Rong Du (SJD 2017)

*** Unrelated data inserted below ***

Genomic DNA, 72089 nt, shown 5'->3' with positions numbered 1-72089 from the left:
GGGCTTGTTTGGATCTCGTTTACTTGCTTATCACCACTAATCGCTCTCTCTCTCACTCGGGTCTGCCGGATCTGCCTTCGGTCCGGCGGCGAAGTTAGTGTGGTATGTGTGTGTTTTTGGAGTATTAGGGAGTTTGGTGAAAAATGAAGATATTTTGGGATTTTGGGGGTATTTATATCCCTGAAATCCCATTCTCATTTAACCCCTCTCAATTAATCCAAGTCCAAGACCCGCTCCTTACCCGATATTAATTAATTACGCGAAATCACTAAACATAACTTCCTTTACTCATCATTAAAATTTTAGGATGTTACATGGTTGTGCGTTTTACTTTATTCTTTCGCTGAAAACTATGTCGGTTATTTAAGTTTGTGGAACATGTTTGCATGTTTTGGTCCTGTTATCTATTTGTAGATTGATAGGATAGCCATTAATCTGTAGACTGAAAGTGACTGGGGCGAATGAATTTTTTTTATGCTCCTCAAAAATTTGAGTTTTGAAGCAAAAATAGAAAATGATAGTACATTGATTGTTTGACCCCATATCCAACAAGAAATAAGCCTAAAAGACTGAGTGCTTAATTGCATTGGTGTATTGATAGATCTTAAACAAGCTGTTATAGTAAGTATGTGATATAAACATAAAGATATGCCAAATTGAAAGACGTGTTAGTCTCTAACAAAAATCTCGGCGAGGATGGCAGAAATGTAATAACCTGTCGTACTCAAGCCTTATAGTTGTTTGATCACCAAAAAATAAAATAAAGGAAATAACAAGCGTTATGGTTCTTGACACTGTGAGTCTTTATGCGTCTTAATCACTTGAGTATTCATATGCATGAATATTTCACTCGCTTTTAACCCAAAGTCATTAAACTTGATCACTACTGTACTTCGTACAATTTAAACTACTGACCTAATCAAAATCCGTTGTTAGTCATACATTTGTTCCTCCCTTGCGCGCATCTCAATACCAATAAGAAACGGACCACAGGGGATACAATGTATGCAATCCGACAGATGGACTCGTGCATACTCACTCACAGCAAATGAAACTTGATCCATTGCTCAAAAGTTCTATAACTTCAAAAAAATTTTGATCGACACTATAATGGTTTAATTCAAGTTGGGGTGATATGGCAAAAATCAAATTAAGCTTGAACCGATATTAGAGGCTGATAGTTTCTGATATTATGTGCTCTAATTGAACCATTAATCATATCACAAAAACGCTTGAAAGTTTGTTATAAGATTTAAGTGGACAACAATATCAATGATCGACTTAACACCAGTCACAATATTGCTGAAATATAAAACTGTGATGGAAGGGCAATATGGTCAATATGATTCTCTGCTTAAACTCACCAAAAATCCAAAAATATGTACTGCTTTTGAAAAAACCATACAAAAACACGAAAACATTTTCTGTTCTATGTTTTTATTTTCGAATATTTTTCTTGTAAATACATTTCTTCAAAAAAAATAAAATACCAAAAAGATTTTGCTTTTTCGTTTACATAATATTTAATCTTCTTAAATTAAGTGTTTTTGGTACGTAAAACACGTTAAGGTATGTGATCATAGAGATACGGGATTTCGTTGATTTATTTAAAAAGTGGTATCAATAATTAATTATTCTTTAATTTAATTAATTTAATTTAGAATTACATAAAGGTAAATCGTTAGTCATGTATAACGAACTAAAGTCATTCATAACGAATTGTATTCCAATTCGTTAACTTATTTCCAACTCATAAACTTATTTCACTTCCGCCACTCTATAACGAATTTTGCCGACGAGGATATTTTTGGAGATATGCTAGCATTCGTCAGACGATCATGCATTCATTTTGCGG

Introduction: The concept “space sustainability” came to the landscape of international space community in response to the increasing concerns over the safety and security of outer space in recent years, especially the risk posed by long-lived space debris. By far, there is no agreed definition on space sustainability. It often appears in association with space safety and space security or encompasses the meaning of safety and security in outer space, with an emphasis on the long-term impact of current space activities and due considerations deserved by future generations.1 The threats to space assets may come from the collision risk posed by orbital debris and asteroid or interferences from hazardous space weather.2 Space debris is the most serious issue. States have been dealing with space debris from two perspectives, debris mitigation and removal, and monitoring space debris through space situational awareness (SSA) capability. China started to develop the space industry since the 1950s and has carried out various space programs. After efforts of several decades, it has become autonomous in the construction and launch of satellite. By far, it possesses almost 150 satellites in orbit. It also has made remarkable progress in the exploratory and scientific missions, such as human space flight and lunar exploration. It will continue to give a high priority to the space sector for the purpose of boosting economic growth and safeguarding national security. Yet, due to the lack of national space policy, there have always been concerns on how China will carry out space activities in a responsible and sustainable way. The previous researches discussed China's performance in tackling space debris from the legal perspective. But they overlooked the policy aspect and did not address the implications of the civil-military relationship for the space sector. Among the external observers, there are different understandings toward China's strategy in outer space. The 2007 anti-satellite (ASAT) test is often cited as an evidence of China's ignorance to the sustainability of outer space environment. Yet the underlying causes should be carefully studied, other than widely speculated. Meanwhile, China has become more proactive in the multilateral efforts aiming to create new norms for space sustainability. Its participation carries substantial weight in the conclusion of the agreements. These instruments, once adopted, will contribute to shape China's behaviors in outer space. This paper examines the parameters that are affecting China's approach to space sustainability and suggests how China could make systematic efforts toward space sustainability, with a major focus on the civil-military interaction. Part 2 reviews the space governance structure and the progress made by China by far. Part 3 examines the 2007 ASAT test from the perspectives of the civil-military gap, the US's responses, and the military sector's narratives on space strategy. Part 4 further discusses to what extent the newly created Central National Security Commission (CNSC) and the military reform will fill the civil-military gap and facilitate the deliberation of space policy. Part 5 draws the correlation between ASAT capability and the Treaty on Prevention of the Placement of Weapons in Outer Space and of the Threat or Use of Force against Outer Space Objects (PPWT) and discusses the political factors pertaining to the prospect of the PPWT. It also discusses how far China is from the International Code of Conduct for Outer Space Activities (ICoC), taking into account the interactions between the PPWT and the ICoC.
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